Monday, February 9, 2015

After the dust settles...

It's been more than a week since our beloved Seahawks Super Bowl hopes deflated like a Patriots game ball.  The shock has subsided but the pain lingers as strong as the day it happened. While I've tried to make peace with it, I'm haunted by the facts of the matter everywhere I turn.

While (begrudgingly) watching Grey's Anatomy with my girlfriend, I was treated to whimsical commercial of Patriots highlights cut with shots from the Magic Kingdom.  My stomach ached as Julian Edelman and Malcolm Butler embraced as the shouted "We're going to Disneyland!"

Sports media websites are flooded with dejected Seahawks photos and jubilant Patriots shots.  Stories questioning the Seahawks play call as well as their future-- other pieces question simply whether the Pats own the greatest dynasty or simply the greatest coach and QB duo.

Lord help you if you stumble into the comments section... 

Personally, I'm trying to adopt Russell Wilson's attitude about all this.  I just want to get next season underway as soon as possible.  Despite stating in my last piece that everyone is entitled to grieve/cheer/support this team however they choose-- there are a few things that have been bugging me.

A petition was brought to my attention recently that is gaining a lot of support. There's a faction of Seahawks fans out there that want/wanted to host a citywide celebration of the teams season despite the bitter ending.  This repulses me.  

Don't get me wrong-- I love this team.  This was a tremendous season full of memories I'll hold dear forever.  But losing doesn't get you a parade.  I've followed this team for almost 30 years and only once have they deserved a celebration.
(Left to Right) Me, my beautiful daughter and my best friend.

Last year's event was remarkable.  The players visibly enjoyed riding through a sea of damn near a million Seahawks fans, being heralded as Kings.  They earned it that year.  This year, they fell heart-breakingly short. I love them, but they need to be HUNGRY to experience that feeling again.

There's also been a lot of criticism lobbed at Pete Carroll for owning up to the play call.  There is a lot of blame and criticism to be dolled out for not adding to the trophy shelf this year.  You could not only dissect the entire Super Bowl performance but the entire season if you wanted. If it helps you sleep at night-- but I suspect it wont.

From Cris Collinsworth's in-game commentary right after the play occurred, to Matt Lauer's sit down interview with the coach on the Today Show to Hugh Millen's passionate defense of Carroll-- it's been discussed ad nauseam. 

Millen spit a fiery rebuttal against the typhoon of criticism mounted against Seahawks head coach Pete Carroll for his decision to pass the ball on the play that ended Seattle's Super Bowl hopes.

Hugh Millen is one of the football analysts I most admire.  He's a former Washington Husky with tremendous football acumen.  He's shared quarterback rooms with some of the All-Time Greats, including John Elway and Troy Aikman.  

After hearing Bevell, Carroll, Wilson and Millen breakdown the play: I get it.  They didn't want to leave too much time on the clock in fear of setting up Tom Brady for a spectacular comeback we all know he's capable of.  New England gave the defensive 'look' that favored the passing play call.  Millen indicated that the offensive line hadn't demonstrated the ability to impose their will confidently enough to ensure that running right at them would prevail. The match ups were favorable and they knew what they were doing.

I get it.  It makes sense. However...

They absolutely, 100%, without a doubt should have given the ball to #24 instead of passing on that particular play. Period. I would have to expect that every member of the Seahawks organization knows this in their heart of hearts.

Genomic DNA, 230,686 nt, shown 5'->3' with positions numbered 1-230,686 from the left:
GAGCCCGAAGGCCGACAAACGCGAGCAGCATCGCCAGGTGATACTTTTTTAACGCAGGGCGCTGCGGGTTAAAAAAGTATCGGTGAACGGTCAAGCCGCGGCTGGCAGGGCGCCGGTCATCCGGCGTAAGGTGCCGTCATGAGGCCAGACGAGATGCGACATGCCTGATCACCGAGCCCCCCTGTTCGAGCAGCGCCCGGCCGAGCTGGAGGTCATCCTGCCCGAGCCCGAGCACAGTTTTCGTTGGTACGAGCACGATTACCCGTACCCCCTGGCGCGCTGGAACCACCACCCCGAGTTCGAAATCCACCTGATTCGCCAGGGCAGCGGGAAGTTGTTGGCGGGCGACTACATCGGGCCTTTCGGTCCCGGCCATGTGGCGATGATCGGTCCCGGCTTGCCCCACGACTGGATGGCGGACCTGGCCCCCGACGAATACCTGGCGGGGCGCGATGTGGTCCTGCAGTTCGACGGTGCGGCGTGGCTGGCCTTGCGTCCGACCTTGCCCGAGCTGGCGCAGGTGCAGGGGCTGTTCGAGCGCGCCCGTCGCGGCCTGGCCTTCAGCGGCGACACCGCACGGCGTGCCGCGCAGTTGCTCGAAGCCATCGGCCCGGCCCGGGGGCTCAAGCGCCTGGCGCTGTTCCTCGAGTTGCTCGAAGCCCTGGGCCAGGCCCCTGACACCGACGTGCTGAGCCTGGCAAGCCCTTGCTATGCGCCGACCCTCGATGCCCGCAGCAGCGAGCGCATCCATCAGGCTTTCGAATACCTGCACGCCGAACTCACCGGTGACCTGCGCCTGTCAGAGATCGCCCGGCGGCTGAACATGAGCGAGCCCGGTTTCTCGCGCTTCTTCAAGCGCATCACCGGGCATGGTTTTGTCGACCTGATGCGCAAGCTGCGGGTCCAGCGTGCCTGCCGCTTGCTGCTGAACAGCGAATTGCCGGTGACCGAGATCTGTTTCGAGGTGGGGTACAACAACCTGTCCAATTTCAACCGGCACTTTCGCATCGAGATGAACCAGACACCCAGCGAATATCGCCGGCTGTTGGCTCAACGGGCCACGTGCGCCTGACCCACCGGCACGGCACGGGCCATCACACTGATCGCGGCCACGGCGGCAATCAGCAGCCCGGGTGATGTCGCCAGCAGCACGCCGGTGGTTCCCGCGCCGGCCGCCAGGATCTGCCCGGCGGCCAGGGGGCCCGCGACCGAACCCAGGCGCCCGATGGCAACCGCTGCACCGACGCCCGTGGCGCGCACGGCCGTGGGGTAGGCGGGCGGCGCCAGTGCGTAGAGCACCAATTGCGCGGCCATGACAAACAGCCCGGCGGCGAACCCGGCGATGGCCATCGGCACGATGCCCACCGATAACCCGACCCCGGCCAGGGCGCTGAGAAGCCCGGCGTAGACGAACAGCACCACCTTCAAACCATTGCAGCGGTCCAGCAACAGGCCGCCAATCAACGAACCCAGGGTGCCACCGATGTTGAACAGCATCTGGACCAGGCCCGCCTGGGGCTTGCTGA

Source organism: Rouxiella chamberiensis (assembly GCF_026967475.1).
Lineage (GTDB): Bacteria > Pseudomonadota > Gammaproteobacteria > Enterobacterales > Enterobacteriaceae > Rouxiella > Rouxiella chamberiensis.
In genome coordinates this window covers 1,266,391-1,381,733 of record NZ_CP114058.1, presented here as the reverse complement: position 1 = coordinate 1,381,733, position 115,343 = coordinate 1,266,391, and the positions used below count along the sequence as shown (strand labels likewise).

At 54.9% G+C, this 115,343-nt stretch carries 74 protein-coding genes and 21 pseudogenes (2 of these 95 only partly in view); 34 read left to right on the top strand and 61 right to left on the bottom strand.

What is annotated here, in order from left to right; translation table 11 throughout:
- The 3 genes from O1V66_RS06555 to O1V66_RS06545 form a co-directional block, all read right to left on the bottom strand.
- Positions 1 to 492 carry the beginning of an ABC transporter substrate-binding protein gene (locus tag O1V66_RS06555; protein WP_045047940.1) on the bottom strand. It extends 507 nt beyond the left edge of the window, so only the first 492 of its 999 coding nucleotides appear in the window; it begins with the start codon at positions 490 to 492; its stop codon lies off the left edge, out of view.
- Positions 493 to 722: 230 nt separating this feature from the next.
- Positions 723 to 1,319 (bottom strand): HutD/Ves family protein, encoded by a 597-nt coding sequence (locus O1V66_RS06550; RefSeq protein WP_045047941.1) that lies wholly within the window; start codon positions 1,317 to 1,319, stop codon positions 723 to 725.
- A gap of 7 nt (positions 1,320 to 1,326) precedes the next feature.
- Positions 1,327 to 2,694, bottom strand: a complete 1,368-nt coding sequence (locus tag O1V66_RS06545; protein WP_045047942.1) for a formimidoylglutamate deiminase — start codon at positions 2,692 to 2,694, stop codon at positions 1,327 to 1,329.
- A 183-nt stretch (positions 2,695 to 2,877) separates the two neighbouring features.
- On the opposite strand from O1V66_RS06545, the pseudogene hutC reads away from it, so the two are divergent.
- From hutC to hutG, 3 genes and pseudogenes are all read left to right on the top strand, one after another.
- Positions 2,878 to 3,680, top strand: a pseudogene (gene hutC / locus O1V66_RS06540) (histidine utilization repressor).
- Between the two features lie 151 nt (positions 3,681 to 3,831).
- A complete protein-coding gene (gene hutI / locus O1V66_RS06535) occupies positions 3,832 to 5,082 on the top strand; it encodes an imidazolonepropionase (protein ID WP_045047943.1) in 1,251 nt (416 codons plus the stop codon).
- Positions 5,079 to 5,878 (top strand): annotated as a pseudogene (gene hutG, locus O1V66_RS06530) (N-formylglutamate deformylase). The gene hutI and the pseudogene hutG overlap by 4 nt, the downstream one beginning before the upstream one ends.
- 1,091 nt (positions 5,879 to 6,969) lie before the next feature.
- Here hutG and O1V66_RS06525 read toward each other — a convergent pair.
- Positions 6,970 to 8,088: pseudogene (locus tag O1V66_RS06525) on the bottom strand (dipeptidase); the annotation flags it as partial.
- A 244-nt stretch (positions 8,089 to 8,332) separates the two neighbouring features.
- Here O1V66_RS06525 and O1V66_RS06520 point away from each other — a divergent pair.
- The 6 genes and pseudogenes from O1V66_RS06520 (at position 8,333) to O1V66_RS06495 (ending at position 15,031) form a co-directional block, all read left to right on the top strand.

I hope that once the dust settles Pete and Darrell in particular will admit that although they believed at the time that their play call was appropriate-- the best decision in hindsight was to feed the beast.

Was it the worst play call of all time? Only because of the outcome.  They had justifiable reasons for making the call they did, but the best bet would've been keeping it on the ground.  Like comedian J.B. Smoove said on the Howard Stern show "You pass the ball when you need to.  You run the ball when you have to."

Does Pete Carroll deserve all of this criticism?  Absolutely not.  Some of it, sure-- but not all of the piling on we've heard since that play ended in tears. I'll even cut Bevell slack for the play call, though I hope he's not retained as the Offensive Coordinator next year.  I will not, however, cut him slack for throwing Ricardo Lockette under the bus.

The explanation for the call made sense.  Because of that, I'm concluding that Seattle's coaching staff is guilty of nothing more than over-thinking the situation.  

Giving the ball to Lynch was such an obvious no-brainer, it couldn't have been the right decision. The chain of events that lead to that call must have had the staff thinking that it was too good to be true, so it mustn't have been.  I'd be willing to be that Bill Belichick has this effect on a lot of coaches-- even the best of them.

They over thought it.  That's all.  We'll live with the call for the rest of our lives and the only thing that will provide any relief would be another shot made good.

Well, maybe a Mariners World Series would help.  

Let's not hold our breath...

Monday, February 2, 2015


I've been a Seahawks fan all of my life.  I've been privileged to have watched all three Super Bowls Seattle has been a part of.  All three felt uniquely different before, during and afterward. After Super Bowl XL, I felt cheated and angry.  After Super Bowl XLVIII, I felt euphoric and joyous.  After last night, I feel sick to my stomach.

Going into last nights match, having experienced a devastating loss as well as a triumphant victory, I had very measured expectations. I knew we were going up against one of the greatest coaches and quarterbacks of all time.  I knew this wasn't going to be a repeat of last year's thrashing, but I also believed we were far and away a more complete and better team. I expected to win, but I knew it wasn't going to be easy.